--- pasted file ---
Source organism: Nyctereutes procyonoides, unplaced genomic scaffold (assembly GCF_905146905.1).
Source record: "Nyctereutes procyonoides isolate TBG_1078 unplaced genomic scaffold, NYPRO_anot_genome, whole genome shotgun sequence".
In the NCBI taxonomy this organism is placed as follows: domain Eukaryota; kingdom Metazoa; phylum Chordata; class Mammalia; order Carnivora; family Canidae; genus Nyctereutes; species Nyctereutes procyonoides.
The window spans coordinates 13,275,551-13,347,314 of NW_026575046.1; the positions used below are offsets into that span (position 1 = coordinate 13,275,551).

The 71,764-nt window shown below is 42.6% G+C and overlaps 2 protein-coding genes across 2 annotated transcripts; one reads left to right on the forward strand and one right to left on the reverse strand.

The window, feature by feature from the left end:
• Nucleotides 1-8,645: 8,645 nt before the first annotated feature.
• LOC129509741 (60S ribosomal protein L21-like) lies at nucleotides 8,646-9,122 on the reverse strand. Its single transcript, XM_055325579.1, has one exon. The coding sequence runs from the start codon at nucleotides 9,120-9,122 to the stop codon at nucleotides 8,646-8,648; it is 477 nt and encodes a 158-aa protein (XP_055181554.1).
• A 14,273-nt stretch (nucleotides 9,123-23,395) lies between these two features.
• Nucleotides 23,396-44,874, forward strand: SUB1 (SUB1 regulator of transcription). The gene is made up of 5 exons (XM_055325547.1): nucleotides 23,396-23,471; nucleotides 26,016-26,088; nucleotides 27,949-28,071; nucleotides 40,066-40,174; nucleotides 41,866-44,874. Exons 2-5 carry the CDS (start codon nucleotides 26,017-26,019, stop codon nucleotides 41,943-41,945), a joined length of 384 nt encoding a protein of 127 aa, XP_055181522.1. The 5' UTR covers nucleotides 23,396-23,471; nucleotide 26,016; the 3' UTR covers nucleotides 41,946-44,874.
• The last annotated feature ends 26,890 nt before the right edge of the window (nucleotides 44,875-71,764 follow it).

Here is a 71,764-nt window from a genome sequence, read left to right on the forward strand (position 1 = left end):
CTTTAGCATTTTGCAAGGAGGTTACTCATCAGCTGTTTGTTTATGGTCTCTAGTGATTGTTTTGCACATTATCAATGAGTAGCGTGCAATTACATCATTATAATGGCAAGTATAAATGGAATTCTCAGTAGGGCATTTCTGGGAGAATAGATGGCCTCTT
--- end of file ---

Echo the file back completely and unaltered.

Source organism: Nyctereutes procyonoides, unplaced genomic scaffold (assembly GCF_905146905.1).
Source record: "Nyctereutes procyonoides isolate TBG_1078 unplaced genomic scaffold, NYPRO_anot_genome, whole genome shotgun sequence".
In the NCBI taxonomy this organism is placed as follows: domain Eukaryota; kingdom Metazoa; phylum Chordata; class Mammalia; order Carnivora; family Canidae; genus Nyctereutes; species Nyctereutes procyonoides.
The window spans coordinates 13,275,551-13,347,314 of NW_026575046.1; the positions used below are offsets into that span (position 1 = coordinate 13,275,551).

The 71,764-nt window shown below is 42.6% G+C and overlaps 2 protein-coding genes across 2 annotated transcripts; one reads left to right on the forward strand and one right to left on the reverse strand.

The window, feature by feature from the left end:
• Nucleotides 1-8,645: 8,645 nt before the first annotated feature.
• LOC129509741 (60S ribosomal protein L21-like) lies at nucleotides 8,646-9,122 on the reverse strand. Its single transcript, XM_055325579.1, has one exon. The coding sequence runs from the start codon at nucleotides 9,120-9,122 to the stop codon at nucleotides 8,646-8,648; it is 477 nt and encodes a 158-aa protein (XP_055181554.1).
• A 14,273-nt stretch (nucleotides 9,123-23,395) lies between these two features.
• Nucleotides 23,396-44,874, forward strand: SUB1 (SUB1 regulator of transcription). The gene is made up of 5 exons (XM_055325547.1): nucleotides 23,396-23,471; nucleotides 26,016-26,088; nucleotides 27,949-28,071; nucleotides 40,066-40,174; nucleotides 41,866-44,874. Exons 2-5 carry the CDS (start codon nucleotides 26,017-26,019, stop codon nucleotides 41,943-41,945), a joined length of 384 nt encoding a protein of 127 aa, XP_055181522.1. The 5' UTR covers nucleotides 23,396-23,471; nucleotide 26,016; the 3' UTR covers nucleotides 41,946-44,874.
• The last annotated feature ends 26,890 nt before the right edge of the window (nucleotides 44,875-71,764 follow it).

Here is a 71,764-nt window from a genome sequence, read left to right on the forward strand (position 1 = left end):
CTTTAGCATTTTGCAAGGAGGTTACTCATCAGCTGTTTGTTTATGGTCTCTAGTGATTGTTTTGCACATTATCAATGAGTAGCGTGCAATTACATCATTATAATGGCAAGTATAAATGGAATTCTCAGTAGGGCATTTCTGGGAGAATAGATGGCCTCTT